The big news is that the Club Soda Guide pilot project is now over. The Guide is still very much alive though, with over 250 venues signed-up so far, more joining every week, and the first batch of great places for mindful drinkers announced. We have also just released our evaluation report “Building a Mindful Drinking Movement” which has all the highlights from the project.
Non-alcoholic beers are becoming a bigger and bigger thing. Just the latest new entrant to the market is Nirvana, who have built the UK’s first dedicated low and no alcohol brewery in Leyton, east London. Their beers are very good, and they also do other fun stuff like non-alcoholic beer and yoga sessions. I also wrote a quick post about the five best non-alcoholic beers.
And low/no beers were a bit of a feature at Morning Advertiser’s MA500 pub event in Liverpool in May, where we were invited to talk about the Guide, and beer writer Pete Brown led a tasting of 0.5% beers and cider.
So that’s been the spring. The summer will mostly be taken by the organisation of UK’s first Mindful Drinking Festival that Club Soda is putting together in August, at Bermondsey Square. We are bringing together some of the best beers and wines under 0.5% abv as well as some great new soft drinks and even newer things like kombucha.
And we are also hoping to make some noise about the UK’s out-of-date labelling rules and regulations on low and no-alcohol drinks. It is an absolute mess at the moment, and so complicated that even lawyers are having a hard time figuring out what you can and can’t call “alcohol-free”.
We have been busy with the launch of Club Soda Guide, our listings site for the best licensed venues for mindful drinkers. A post at NudgingPubs tells the story in terms of innovation for and behaviour change with pubs.
Over at the Guide website, I put together suggestions for pub crawls in the City and Hackney in three blog posts: Shoreditch and Old Street pub crawl routes, Dalston and Stoke Newington pub crawl routes, and City of London pub crawl routes. There is still a couple of these to follow in the next few weeks.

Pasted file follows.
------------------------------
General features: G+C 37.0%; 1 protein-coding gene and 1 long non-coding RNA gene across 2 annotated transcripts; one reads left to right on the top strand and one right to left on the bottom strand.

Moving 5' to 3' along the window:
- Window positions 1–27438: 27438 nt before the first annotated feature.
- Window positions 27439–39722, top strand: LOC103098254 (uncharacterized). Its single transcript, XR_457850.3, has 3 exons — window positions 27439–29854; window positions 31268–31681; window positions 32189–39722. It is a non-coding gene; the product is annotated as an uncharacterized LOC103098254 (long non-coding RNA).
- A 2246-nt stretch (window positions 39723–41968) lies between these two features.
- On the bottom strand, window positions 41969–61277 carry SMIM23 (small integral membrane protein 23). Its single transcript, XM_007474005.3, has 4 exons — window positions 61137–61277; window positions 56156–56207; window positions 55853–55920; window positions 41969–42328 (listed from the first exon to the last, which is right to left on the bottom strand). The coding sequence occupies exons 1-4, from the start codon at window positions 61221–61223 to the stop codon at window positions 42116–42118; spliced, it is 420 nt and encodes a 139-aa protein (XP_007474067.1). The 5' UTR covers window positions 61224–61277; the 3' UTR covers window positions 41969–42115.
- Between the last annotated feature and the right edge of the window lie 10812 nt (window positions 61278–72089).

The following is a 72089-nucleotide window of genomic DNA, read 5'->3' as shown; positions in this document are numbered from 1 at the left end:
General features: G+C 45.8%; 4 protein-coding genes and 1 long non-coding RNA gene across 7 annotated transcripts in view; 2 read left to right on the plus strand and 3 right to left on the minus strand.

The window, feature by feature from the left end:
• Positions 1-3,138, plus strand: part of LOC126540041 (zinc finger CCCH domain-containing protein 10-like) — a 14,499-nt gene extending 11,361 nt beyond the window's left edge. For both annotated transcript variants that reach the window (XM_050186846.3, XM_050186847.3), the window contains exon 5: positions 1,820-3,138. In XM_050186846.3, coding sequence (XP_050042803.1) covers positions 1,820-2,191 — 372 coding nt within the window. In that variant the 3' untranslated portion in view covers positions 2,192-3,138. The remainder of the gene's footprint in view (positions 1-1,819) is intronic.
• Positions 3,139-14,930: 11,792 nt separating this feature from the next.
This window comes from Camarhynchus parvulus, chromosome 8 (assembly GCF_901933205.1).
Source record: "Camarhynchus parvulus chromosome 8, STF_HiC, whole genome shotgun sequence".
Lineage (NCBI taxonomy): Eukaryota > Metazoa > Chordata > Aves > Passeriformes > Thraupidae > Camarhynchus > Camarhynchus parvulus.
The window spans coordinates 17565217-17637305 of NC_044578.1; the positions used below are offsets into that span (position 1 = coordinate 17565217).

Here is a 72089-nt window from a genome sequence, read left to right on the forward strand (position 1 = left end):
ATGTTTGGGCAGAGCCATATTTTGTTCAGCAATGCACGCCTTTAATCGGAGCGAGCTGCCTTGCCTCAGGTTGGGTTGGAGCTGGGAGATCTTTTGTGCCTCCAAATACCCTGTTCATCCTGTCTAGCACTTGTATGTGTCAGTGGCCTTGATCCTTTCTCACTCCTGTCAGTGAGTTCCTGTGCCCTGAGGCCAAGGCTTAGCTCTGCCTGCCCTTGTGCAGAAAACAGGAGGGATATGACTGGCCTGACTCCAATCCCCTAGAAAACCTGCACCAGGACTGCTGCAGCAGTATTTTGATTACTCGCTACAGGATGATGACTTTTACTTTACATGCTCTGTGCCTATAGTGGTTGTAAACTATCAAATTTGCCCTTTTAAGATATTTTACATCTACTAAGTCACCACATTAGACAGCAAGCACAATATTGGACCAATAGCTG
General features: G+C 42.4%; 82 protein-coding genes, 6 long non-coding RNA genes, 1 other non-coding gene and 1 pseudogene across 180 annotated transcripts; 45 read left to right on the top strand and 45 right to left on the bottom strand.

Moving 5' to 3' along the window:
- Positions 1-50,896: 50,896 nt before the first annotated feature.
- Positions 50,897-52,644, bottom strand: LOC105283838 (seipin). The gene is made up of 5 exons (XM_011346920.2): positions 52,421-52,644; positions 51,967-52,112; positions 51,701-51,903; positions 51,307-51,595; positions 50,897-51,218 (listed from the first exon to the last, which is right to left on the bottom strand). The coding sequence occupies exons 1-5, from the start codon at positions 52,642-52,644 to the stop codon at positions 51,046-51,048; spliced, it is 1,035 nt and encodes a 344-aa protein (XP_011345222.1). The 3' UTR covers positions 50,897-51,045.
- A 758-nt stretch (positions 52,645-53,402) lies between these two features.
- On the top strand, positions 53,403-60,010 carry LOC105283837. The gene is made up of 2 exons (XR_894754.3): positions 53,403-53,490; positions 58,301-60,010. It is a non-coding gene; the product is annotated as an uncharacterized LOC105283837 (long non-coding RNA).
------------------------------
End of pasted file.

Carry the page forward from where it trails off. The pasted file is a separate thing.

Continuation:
It shouldn’t come as a surprise that psychological studies on “priming” may have overstated the effects. It sounds plausible that thinking about words associated with old age might make someone walk slower afterwards for example, but as has been shown for many effects like this, they are nearly impossible to replicate.
Now Ulrich Schimmack, Moritz Heene, and Kamini Kesavan have dug a bit deeper into this, in a post at Replicability-Index titled “Reconstruction of a Train Wreck: How Priming Research Went off the Rails”. They analysed all studies cited in Chapter 4 of Daniel Kahneman’s book “Thinking Fast and Slow”. I’m also a big fan of the book, so this was interesting to read.
I’d recommend everyone with even a passing interest on these things to go and read the whole fascinating post. I’ll just note the authors’ conclusion: “…priming research is a train wreck and readers […] should not consider the presented studies as scientific evidence that subtle cues in their environment can have strong effects on their behavior outside their awareness.”
The irony is pointed out by Kahneman himself in his response: “there is a special irony in my mistake because the first paper that Amos Tversky and I published was about the belief in the “law of small numbers,” which allows researchers to trust the results of underpowered studies with unreasonably small samples.”
So nobody, absolutely nobody, can avoid biases in their thinking.
I was asked to write a guest blog to University College London Centre for Behaviour Change‘s Digi-Hub. My brief was to talk about collaboration between businesses and academia, in particular from the point of view of a small startup company like Club Soda.
My post, which is part of a longer series of guest blogs, deals with evidence, evaluation, and the tension that working across organisational boundaries can create.
You can read the post here.
I was asked to write something for the Society for the Study of Addiction about our Nudging Pubs work in changing the behaviour of pubs and bars.
My guest post was on the two theoretical foundations of our project: a taxonomy of behaviour change tools, and a typology of nudges. The first is a UCL-led project, the second is from Cambridge University’s Behaviour and Health Research Unit.
Read the post at SSA’s website.
It’s been a bit beery recently. First, I wrote for the Club Soda blog about the low and no alcohol beers available in Finland. Things have moved on while I’ve been away, and the choice is really rather good these days, and the taste (mostly) very pleasing too.
And last week, for Nudging Pubs, I had a quick look at the number of lower alcohol beers on offer at the Great British Beer Festival, CAMRA’s annual real ale and cider celebration. In this case, I wasn’t very impressed…
I wrote a guest blog for London drug and alcohol charity Blenheim CDP on behaviour change techniques (BCTs), in particular about the BCT taxonomy from UCL. Read the blog here.